What are some methods for rebuilding a crumbling brick wall in an historic structure?
Here is a link that might be useful:
Yikes! The whole middle has fallen.
I'd say that this goes way beyond the scope of a DIY project. The "method" is going to be bringing in a structural engineer and an experienced mason. Your talking about supporting the structure and then rebuilding it from the foundation up. Depending on how much water as gotten into those cracks, you could end up having to replace a lot of material.
That wall is an accident waiting to happen! If it can be restored, it will need to be done by someone heavily experienced in this area. Frankly, this looks worse than anything I've ever seen salveged. Does the building have super historic signifigance? At some point, buildings are past repair.
Your insurance company could possibly prefer to demolish it rather than to repair it. So you'd better have good financial reserves if you want to tackle this. You'd be assuming a big liability if your insurance company doesn't want to be involved. A structural engineer, lots of steel and professional masons will need to be involved. And money. Lots of money.
And I thought the foundation/structure was bad in the house im looking at purchasing. WOW!
Shnnn, perhaps some more info?
Is this a place you drive past on your way to work?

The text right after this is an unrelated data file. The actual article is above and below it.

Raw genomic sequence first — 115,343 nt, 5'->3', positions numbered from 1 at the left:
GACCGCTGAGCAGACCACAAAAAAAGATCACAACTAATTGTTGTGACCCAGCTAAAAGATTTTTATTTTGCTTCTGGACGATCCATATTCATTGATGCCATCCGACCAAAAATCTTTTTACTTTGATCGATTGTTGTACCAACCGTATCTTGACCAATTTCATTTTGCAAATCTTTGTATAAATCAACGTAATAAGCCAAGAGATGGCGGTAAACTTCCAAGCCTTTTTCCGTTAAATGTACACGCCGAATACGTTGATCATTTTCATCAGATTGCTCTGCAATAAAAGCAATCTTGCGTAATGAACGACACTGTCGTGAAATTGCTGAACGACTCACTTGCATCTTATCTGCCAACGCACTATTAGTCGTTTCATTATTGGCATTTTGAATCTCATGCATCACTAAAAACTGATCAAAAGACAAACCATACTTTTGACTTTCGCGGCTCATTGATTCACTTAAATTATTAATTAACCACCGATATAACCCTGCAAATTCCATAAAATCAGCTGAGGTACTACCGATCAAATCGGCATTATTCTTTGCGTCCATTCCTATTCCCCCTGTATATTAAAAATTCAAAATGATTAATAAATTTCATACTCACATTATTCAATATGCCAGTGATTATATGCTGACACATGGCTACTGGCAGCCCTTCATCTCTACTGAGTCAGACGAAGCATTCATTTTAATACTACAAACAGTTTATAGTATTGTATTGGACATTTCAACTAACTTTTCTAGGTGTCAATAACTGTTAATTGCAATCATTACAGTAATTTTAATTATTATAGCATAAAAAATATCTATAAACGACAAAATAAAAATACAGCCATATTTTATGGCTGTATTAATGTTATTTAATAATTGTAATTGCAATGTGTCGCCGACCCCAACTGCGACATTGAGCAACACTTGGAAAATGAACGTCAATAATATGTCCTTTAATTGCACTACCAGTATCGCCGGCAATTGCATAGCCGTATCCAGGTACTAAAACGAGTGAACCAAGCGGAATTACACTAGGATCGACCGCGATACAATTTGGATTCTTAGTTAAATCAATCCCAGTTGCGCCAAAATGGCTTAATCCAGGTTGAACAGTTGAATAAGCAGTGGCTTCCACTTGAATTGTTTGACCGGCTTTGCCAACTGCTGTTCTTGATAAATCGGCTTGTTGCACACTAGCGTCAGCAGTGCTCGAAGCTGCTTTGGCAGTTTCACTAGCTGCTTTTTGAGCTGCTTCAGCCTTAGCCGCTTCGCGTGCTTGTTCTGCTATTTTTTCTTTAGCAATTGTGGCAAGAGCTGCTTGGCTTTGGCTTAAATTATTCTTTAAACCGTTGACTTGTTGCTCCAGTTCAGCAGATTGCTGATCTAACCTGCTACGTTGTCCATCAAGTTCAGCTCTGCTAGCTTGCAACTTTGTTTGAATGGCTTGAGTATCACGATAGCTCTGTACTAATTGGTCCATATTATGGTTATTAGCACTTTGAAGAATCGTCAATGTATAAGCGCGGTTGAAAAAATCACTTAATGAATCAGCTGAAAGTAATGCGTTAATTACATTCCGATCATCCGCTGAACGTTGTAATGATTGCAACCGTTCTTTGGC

A place you're interested in buying?
Your property, that you've purchased already?
(A joke? Surely not...)
We had to rebuild a non-structural brick wall on the north side of our front porch. The mortar had cracked and the bricks were mis-aligned as a result of years of foundation water damage. This wall was about 7' x 8'.
Each brick was taken out 1 by 1. All mortar was hand chiseled off the bricks. We had underground foundation work done and then each brick was relaid. Our masons figured out the original mortar recipe and color so matched it when rebuilding the wall.
I would not even want to guess at what the cost would be to do similar work on the wall in your picture!
You need a structural engineer and a good mason. Be prepared for the news that the cost of repair exceeds the value of the structure.
This is a property I'm thinking of buying, and I definitely wouldn't tackle the job myself. I'm just interested in knowing if there are multiple approaches to the project or if every structural masonry team would approach it the same way.
You don't just need a structural engineer, you probably need a soil engineer to figure out what foundation problems are soil-related, and to top it off, a feasibility study for the intended use.
You have no water tight roof that I can see, probably no safe floors either, which means there are two unstable side walls to support/shore while the rear load-bearing wall is disassembled to the footer, perhaps beyond, then rebuilt. Months for the mason's crew, only then can you safely tackle the roof and floors, add windows and you will have a weather tight structure, which by the look of things needs all systems replaced from the street in.
Such a great project for the fortunate restoration contractor! If you can pay him.
If this were the rear of a 150 foot deep structure, it would probably make the best sense financially to pull down about 20 or 24 feet of it and put in a good foundation without having to stabilize the side walls. The new could be wood-framed or masonry, but time would be saved either way.